Said Krish Lakshmikanth, founder CEO and chairman of Headhunters India: "He is a people's person and he goes out of his way to help his teams. He protects his teams, which is why people who work under him like him a lot."
BG, 53, is a mechanical engineer from Bangalore University. He has spent 14 years at Zurich-headquartered robotics company ABB before joining Infosys in 1999. For several years, BG and his family have been living in London.
He was also pivotal in setting up the Enterprise Solutions Unit at Infosys, which has gone on to become the company's largest horizontal unit, contributing 21 per cent of the overall revenue, according to Infosys' website.
Besides, BG has been on the panel of judges for the European Business Awards for three consecutive years, according to the website. He is frequently invited to speak at London Business School, INSEAD and Oxford University's Said Business School.
Rao: Quintessentially Infosys
Rao is an example of Infosys' culture of creating home-grown leaders. He joined Infosys in 1986 soon after completing his engineering degree and has held various roles in the past 28 years. He has headed the infrastructure management services, Europe delivery and retail, consumer packaged goods, logistics & life sciences verticals in the past.
Rao's appointment as president in the recent round of top-level rejig surprised investors and observers, as his colleagues, Kakal and Jalona, were lately being considered as the new stars in the company.
Rao's acquaintances say he is a quintessential example of the values that Infosys stands for.
An analyst who met him around a year ago said: "He is just like Infosys, he stands as an example of the company's ethos. He has been in the company for very long and has imbibed the company's culture. He does not seem the one who would ask impulsive questions, as he understands the company deeply and is a perfect embodiment of all that Infosys stands for."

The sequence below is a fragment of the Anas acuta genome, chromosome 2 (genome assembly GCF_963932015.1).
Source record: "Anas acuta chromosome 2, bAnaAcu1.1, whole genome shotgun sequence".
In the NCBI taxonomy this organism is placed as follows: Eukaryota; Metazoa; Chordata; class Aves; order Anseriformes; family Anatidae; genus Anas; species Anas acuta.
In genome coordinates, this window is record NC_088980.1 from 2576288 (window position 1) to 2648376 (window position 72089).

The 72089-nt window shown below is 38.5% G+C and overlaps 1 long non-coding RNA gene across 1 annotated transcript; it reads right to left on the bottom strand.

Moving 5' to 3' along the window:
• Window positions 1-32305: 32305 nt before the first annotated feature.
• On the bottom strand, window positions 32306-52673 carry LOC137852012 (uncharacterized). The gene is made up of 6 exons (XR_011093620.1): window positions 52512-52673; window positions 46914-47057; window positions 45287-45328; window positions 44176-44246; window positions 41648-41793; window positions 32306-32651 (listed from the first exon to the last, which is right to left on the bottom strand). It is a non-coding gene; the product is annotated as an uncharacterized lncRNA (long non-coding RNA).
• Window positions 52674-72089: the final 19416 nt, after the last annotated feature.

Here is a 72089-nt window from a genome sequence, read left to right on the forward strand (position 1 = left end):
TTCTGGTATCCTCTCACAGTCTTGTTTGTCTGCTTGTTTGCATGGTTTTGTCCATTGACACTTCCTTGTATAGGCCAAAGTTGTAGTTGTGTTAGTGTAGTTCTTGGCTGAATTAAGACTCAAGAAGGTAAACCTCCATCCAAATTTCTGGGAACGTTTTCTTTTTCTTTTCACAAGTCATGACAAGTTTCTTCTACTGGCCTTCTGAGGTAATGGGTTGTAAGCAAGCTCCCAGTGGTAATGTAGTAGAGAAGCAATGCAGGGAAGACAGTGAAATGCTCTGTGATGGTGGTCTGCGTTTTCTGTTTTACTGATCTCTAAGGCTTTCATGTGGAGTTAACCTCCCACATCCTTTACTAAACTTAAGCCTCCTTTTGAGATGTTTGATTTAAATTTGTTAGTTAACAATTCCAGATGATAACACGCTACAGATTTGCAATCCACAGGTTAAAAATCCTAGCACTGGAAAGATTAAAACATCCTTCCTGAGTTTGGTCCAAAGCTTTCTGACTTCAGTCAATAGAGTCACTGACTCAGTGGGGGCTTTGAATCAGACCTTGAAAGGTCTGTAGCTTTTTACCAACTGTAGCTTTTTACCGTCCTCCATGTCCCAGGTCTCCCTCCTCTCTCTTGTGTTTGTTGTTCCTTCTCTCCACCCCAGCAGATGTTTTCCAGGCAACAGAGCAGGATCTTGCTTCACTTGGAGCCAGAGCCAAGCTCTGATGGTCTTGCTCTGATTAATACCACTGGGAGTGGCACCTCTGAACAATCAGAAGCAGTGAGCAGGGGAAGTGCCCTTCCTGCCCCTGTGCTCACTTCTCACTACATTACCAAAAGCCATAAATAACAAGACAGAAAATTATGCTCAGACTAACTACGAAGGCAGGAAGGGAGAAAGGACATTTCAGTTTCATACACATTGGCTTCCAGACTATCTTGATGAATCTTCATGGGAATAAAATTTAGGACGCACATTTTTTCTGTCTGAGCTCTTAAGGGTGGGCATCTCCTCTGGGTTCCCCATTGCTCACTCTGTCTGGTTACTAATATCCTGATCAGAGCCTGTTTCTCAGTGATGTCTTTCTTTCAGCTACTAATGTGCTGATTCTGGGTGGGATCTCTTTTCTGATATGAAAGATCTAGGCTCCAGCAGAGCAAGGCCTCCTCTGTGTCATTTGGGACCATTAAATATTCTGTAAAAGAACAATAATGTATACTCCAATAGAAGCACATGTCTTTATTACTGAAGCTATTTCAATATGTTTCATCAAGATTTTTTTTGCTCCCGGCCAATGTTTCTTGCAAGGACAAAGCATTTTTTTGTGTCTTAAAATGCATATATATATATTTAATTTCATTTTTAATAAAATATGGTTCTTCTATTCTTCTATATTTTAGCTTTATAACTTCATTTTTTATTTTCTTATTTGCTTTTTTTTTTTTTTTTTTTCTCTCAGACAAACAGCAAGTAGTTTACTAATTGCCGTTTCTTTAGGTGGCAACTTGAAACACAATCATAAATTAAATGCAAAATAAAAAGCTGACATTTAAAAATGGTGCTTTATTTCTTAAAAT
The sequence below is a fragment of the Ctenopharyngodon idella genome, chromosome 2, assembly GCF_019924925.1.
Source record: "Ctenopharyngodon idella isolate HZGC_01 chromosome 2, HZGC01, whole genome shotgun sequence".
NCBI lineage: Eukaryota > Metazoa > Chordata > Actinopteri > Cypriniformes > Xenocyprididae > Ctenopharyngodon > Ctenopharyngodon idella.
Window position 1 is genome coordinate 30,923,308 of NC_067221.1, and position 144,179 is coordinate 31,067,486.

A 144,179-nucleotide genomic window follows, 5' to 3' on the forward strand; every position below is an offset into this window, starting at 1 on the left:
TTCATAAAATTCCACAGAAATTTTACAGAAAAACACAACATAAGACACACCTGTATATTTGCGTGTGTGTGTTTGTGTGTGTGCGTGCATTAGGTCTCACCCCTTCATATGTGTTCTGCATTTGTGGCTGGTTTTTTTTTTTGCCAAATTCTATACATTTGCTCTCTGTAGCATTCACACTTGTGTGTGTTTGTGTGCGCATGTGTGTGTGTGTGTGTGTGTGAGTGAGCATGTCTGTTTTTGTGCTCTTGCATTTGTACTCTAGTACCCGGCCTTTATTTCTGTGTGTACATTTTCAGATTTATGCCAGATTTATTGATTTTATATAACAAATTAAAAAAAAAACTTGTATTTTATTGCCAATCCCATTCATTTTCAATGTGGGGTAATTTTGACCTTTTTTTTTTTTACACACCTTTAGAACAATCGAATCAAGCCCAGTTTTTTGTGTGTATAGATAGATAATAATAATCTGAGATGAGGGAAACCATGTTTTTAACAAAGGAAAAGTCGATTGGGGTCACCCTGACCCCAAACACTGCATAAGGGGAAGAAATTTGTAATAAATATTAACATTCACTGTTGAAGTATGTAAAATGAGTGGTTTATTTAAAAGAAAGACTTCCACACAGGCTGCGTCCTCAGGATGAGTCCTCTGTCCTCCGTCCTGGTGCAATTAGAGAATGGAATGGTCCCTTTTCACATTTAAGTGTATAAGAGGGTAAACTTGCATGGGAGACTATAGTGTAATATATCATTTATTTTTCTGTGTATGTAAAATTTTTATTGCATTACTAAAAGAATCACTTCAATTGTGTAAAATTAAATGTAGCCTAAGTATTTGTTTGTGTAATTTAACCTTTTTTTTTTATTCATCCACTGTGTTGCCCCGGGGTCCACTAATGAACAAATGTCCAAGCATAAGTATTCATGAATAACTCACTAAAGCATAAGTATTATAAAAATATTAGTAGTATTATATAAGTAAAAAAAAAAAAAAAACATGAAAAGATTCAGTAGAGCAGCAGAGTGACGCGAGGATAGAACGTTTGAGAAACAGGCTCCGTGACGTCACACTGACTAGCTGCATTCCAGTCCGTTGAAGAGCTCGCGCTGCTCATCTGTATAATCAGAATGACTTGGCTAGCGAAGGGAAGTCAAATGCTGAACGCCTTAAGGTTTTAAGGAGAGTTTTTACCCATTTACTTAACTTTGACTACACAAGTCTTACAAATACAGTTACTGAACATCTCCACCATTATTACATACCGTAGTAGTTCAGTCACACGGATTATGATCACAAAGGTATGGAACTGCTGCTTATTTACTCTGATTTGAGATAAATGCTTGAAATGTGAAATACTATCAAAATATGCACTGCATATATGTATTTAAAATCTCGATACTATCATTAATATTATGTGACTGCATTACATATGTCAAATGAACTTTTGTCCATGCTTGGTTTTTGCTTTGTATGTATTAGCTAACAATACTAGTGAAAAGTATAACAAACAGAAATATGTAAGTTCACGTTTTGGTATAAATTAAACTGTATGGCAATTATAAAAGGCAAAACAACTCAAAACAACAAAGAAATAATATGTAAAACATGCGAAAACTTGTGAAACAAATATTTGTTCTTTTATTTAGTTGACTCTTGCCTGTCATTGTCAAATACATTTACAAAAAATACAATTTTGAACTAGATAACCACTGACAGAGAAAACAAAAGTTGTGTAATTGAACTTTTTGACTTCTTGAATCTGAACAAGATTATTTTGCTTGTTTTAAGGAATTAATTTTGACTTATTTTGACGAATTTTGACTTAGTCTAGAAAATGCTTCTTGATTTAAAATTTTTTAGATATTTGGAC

An electrical engineer from Bangalore University, Rao is now responsible for driving growth across businesses including retail, consumer packaged goods & logistics, life sciences, resources & utilities, services, growth markets, cloud & mobility and quality & productivity.
He is also the director of Infosys Leadership Institute, responsible for selection, development, research and succession of senior and high-potential leaders at the company.
The first thing you would notice about Rao is clarity of thought, a former Infosys employee who never worked directly with him but has met him said. He added Rao was "extremely systematic"and "absolutely methodical".
"He is one of the oldest hands at the company but he is still very humble, and terrific when it comes to technology," the person said.
Lakshmikanth of Headhunters India said Rao was extremely task-oriented and is trusted by his teams.
"IT services is an industry that needs leaders to have good people management skills, which Rao has. Some others who were earlier in the race for becoming the company's CEO were not so much a people's person," Lakshmikanth said. "Rao delegates work and trusts people, which is a great quality."